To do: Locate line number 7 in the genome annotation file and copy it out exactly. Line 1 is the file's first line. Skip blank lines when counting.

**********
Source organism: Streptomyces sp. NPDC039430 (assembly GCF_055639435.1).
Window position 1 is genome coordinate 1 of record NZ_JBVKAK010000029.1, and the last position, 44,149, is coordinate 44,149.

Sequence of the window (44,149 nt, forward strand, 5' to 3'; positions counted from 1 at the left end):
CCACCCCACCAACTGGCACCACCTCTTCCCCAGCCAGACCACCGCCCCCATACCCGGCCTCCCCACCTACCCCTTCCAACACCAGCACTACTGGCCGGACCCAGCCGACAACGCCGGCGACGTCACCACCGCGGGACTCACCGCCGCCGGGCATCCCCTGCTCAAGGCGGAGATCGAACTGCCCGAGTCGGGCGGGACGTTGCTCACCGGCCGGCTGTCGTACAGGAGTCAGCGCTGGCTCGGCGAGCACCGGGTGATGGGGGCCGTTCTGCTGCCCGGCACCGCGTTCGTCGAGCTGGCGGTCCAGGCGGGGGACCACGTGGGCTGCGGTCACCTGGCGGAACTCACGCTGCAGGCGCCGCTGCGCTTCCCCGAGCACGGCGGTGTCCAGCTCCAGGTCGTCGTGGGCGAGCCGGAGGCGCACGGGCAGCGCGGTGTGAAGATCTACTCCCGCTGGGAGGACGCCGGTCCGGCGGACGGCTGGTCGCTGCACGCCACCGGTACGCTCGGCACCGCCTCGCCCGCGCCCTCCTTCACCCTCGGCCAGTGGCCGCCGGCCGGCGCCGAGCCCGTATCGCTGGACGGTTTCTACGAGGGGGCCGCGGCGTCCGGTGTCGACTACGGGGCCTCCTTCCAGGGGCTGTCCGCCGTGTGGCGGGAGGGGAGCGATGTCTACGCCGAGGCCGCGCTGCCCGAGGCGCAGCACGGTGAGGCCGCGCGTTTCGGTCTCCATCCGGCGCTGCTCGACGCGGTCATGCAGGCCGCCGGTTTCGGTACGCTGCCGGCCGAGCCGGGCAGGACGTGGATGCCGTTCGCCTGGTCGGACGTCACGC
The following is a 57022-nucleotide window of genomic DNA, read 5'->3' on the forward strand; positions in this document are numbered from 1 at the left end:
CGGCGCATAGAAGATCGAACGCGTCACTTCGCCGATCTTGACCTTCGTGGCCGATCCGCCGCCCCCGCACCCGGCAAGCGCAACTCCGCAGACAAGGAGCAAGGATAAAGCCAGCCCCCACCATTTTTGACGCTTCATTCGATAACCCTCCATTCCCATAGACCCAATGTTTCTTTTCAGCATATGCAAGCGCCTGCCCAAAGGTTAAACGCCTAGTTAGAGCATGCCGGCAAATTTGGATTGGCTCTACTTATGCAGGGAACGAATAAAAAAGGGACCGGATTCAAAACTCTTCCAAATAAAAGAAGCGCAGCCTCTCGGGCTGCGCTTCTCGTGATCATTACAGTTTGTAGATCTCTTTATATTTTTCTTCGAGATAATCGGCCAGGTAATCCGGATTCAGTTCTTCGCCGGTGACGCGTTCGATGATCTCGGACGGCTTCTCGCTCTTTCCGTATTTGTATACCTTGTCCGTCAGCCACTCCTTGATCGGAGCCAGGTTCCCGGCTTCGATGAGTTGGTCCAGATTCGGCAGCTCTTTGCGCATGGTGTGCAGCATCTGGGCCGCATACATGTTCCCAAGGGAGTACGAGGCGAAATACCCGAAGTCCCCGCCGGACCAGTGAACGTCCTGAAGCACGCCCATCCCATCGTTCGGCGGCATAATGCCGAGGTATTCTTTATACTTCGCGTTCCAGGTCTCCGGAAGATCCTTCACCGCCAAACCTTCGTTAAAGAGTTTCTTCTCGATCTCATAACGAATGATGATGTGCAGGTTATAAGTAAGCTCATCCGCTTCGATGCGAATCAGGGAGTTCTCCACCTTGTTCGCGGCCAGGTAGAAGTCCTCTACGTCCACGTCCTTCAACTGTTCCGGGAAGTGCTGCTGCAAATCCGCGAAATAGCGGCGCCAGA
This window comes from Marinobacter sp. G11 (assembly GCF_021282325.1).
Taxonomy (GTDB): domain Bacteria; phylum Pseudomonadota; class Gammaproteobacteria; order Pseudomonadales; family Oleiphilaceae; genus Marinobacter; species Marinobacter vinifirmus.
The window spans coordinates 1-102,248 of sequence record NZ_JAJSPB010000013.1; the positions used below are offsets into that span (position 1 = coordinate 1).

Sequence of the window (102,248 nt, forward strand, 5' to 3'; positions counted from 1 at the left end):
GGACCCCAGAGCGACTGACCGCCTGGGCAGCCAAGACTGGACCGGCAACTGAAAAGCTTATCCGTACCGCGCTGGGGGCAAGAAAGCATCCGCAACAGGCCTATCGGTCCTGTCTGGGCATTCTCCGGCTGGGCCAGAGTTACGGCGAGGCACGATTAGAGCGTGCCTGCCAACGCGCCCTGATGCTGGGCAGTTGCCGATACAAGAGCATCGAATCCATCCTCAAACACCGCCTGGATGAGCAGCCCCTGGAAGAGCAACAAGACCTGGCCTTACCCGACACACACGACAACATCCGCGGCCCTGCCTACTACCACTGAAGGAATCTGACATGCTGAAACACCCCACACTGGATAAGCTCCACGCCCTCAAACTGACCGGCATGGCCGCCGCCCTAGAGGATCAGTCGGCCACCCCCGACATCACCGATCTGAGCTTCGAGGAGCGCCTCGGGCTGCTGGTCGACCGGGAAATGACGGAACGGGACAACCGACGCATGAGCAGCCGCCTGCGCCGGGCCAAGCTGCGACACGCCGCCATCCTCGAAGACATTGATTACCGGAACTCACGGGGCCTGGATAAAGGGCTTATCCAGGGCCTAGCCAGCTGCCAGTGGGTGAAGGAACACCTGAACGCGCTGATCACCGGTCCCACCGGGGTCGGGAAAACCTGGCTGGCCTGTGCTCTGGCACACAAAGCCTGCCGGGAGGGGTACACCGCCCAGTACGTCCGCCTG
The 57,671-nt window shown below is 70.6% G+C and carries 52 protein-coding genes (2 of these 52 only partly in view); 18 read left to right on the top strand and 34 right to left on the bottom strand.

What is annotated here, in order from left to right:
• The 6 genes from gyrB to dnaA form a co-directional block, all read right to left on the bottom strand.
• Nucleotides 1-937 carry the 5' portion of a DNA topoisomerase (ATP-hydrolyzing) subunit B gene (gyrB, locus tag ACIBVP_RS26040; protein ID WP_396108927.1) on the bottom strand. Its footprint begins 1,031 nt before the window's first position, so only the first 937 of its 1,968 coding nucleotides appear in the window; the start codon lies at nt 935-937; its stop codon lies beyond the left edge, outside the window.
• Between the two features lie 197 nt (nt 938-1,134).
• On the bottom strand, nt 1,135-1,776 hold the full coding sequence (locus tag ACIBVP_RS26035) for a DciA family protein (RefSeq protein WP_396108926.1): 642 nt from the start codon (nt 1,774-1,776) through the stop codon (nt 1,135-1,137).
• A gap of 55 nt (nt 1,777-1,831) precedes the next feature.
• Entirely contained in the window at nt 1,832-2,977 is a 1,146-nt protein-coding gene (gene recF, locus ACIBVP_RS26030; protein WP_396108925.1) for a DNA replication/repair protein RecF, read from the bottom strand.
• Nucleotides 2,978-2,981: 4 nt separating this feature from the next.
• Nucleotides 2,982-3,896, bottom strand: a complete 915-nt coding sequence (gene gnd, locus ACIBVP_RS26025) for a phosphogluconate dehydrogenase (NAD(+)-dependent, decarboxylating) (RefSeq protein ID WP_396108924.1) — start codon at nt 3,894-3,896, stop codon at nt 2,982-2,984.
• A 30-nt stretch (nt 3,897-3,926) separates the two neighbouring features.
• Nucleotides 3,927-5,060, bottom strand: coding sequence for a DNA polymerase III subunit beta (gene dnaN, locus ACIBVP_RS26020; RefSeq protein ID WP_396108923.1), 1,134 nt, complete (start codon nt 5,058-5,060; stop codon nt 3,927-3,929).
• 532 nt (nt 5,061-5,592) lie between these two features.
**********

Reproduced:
This window comes from Marinobacter sp. G11 (assembly GCF_021282325.1).